British traders and executives are facing a disappointing bonus season – just as politicians are putting renewed pressure on the bonus culture and executive pay.
UK City bonuses for 2011 will drop by 37 percent to 4.2 billion pounds ($6.4 billion), according to the Centre for Economic & Business Research (CEBR). Profits are down across the board after the euro zone debt crisis defied most traders' expectations last year.
Former big payers such as Barclays have already announced bonuses will be cut. Barclays CEO Bob Diamond, once the best-paid banker in the City, said late last year that “pay and bonuses will be much lower this year”. Analysts at Citi estimate Barclays Capital, the bank’s investment unit, which is known as one of the City’s biggest bonus payers, will slash its bonus pool by around 17 percent.
Diamond’s counterpart at Lloyds , Antonio Horta-Osario, has already announced that he will forgo his $3.7 million bonus.
Those working for American banks are also facing reduced remuneration. Investment bank Morgan Stanley is capping cash payouts at $125,000 for now, according to a report in the Wall Street Journal, while Goldman Sachs is set to halve 2011 bonus pay for its partners.
This can mean that they are being rewarded in other ways.
"There is a bit of a shift from the bonus structure to regular pay. There are also 27,000 fewer jobs in the City over 2011 as a whole, so there are fewer bankers and traders to get bonuses," Rob Harbron, economist at CEBR, told CNBC.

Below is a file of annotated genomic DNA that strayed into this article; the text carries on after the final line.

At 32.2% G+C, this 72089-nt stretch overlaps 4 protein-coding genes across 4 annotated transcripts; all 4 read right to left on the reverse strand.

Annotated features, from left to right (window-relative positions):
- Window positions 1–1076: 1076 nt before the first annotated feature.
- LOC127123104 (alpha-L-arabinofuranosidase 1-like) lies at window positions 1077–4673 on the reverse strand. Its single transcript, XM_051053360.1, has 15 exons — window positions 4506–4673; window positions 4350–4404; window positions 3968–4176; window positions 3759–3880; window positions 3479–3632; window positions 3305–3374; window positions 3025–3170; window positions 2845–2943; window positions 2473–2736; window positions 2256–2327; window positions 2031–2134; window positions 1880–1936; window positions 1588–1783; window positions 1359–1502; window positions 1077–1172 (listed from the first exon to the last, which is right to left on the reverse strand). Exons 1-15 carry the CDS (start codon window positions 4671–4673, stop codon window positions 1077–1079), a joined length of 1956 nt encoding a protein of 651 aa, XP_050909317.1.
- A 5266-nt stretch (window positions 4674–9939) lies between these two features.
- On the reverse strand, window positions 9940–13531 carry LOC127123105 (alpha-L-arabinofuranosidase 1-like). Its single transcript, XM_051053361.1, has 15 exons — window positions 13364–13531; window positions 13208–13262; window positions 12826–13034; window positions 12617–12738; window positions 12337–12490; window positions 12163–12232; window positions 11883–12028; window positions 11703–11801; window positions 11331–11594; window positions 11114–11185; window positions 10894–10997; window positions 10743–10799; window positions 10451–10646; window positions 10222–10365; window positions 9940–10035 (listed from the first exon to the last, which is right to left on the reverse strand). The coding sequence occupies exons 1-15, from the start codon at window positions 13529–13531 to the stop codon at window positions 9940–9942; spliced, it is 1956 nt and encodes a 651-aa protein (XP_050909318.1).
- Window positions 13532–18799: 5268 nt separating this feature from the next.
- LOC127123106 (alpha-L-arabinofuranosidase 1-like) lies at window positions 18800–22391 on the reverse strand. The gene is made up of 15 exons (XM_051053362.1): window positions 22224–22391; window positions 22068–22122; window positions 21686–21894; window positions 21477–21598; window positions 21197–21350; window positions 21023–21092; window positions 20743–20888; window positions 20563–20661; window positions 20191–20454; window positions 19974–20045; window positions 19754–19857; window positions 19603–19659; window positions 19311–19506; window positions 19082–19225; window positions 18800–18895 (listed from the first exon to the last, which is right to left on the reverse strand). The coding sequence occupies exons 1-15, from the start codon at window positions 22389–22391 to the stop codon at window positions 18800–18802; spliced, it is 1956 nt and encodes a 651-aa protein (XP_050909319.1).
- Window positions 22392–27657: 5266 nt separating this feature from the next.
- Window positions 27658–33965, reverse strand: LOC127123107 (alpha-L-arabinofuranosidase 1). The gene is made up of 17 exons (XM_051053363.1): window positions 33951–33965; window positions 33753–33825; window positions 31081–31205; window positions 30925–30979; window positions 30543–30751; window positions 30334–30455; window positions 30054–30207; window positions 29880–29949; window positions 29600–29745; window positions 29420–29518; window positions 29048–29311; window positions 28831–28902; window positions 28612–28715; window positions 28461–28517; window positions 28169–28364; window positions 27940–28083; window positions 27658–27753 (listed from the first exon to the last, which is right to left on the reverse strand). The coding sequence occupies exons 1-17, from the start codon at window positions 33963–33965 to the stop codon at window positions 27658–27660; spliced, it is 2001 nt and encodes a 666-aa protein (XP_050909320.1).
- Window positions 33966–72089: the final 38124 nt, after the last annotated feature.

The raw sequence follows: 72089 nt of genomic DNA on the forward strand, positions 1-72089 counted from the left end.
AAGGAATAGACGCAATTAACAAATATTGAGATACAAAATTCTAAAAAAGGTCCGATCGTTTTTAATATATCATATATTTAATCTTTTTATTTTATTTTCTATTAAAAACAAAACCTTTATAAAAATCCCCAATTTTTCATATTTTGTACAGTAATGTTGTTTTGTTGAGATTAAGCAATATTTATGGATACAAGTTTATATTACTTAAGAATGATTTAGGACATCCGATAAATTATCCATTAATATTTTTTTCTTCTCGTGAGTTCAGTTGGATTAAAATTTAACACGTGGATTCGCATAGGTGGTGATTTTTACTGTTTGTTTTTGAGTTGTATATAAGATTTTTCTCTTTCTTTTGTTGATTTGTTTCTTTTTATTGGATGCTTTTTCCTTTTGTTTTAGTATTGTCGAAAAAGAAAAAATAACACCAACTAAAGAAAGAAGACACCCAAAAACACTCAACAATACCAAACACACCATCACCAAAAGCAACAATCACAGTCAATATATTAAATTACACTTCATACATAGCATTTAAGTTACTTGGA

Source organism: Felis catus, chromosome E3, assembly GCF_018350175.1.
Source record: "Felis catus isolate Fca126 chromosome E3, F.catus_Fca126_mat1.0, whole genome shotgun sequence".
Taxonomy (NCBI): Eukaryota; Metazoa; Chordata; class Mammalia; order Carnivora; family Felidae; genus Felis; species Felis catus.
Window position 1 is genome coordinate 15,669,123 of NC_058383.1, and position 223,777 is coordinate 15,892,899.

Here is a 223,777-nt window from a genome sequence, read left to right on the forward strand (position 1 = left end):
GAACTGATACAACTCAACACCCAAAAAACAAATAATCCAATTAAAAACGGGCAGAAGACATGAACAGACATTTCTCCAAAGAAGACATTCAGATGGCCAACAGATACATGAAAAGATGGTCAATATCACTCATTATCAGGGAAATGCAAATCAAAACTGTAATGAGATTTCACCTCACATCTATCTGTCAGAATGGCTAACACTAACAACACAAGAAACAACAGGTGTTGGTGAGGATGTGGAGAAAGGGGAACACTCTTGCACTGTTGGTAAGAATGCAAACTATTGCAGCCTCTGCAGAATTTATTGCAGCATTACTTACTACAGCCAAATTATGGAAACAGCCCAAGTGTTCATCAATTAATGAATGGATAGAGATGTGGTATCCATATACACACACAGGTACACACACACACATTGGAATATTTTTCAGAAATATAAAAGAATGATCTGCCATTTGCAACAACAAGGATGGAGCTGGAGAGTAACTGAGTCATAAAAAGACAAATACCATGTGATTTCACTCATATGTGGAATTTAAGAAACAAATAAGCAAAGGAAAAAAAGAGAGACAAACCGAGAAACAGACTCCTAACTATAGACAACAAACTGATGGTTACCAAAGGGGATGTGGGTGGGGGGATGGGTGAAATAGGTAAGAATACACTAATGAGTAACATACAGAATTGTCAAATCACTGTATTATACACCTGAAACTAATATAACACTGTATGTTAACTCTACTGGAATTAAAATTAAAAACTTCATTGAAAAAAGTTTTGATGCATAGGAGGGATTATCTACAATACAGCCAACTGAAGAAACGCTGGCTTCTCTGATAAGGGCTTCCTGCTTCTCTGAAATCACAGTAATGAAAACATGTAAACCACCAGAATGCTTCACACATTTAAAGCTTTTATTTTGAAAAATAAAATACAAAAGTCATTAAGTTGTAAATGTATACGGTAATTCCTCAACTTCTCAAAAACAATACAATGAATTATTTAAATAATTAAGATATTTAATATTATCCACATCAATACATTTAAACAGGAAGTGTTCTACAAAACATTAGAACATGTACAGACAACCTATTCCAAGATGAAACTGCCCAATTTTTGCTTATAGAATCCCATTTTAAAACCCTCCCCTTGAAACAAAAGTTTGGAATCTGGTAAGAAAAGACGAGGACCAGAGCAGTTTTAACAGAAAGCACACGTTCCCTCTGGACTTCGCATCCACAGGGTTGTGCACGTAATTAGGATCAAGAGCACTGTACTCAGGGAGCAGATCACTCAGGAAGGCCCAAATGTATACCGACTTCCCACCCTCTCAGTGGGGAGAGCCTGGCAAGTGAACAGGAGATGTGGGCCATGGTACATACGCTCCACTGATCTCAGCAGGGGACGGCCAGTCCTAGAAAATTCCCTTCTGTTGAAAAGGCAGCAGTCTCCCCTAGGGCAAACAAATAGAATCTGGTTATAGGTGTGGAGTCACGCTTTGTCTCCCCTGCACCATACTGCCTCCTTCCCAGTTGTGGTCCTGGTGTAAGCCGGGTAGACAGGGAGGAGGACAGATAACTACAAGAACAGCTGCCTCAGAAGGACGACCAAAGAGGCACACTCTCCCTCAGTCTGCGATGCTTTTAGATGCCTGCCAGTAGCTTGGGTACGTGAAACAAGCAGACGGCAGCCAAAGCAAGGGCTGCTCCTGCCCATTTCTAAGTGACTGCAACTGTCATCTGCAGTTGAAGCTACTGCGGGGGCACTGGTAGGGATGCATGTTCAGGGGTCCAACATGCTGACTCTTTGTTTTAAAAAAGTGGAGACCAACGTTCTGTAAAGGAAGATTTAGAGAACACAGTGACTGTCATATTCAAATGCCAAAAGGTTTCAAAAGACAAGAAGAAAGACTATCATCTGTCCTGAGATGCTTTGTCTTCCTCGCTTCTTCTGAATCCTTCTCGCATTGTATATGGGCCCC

This may be in part an effort to fend off criticism from policymakers as well as a reflection of lower profits in 2011.
The country’s right-wing Prime Minister David Cameron fired a warning shot across the bows of the banks earlier this year when he said shareholders should be able to have a vote on top pay packages.
And there has already been controversy over the award of a $6.1 million bonus to the head of Royal Bank of Scotland’s embattled investment bank – although this is part of a long-term incentive scheme.
There have been months of protests by the Occupy movement in the City district to remind City workers that they are not always popular with the rest of the country.
“What really sticks in people’s throats is when executives get paid off or rewarded for failure,” James Barty, Senior Advisor on Financial Policy, Policy Exchange, told CNBC.com.
“Shareholders don’t mind rewarding those who have benefited the company.”
Sir Fred Goodwin, the former chief executive of Royal Bank of Scotland (RBS), who left the bank with a hefty pension despite spearheading its disastrous purchase of ABN Amro, is often cited as an example of excessive pay – particularly since the British taxpayer is now RBS’s biggest shareholder.
Barty believes that a substantial proportion of pay should be kept in an escrow account and paid out according to the company’s long-term performance.
“This would change the balance of power and encourage shareholders to stand up to chief executives,” he said.
There are plenty of industries in London boosted by bonuses - including luxury property, high-end cars and plastic surgery. Members of these industries are nervously awaiting the outcome of the bonus season.
"There's also the threat of future legislation and the possible threat of more tax and the Financial Transactions Tax. That's acting as a threat to London as a financial centre, compared to markets like Hong Kong and Singapore," Harbron said.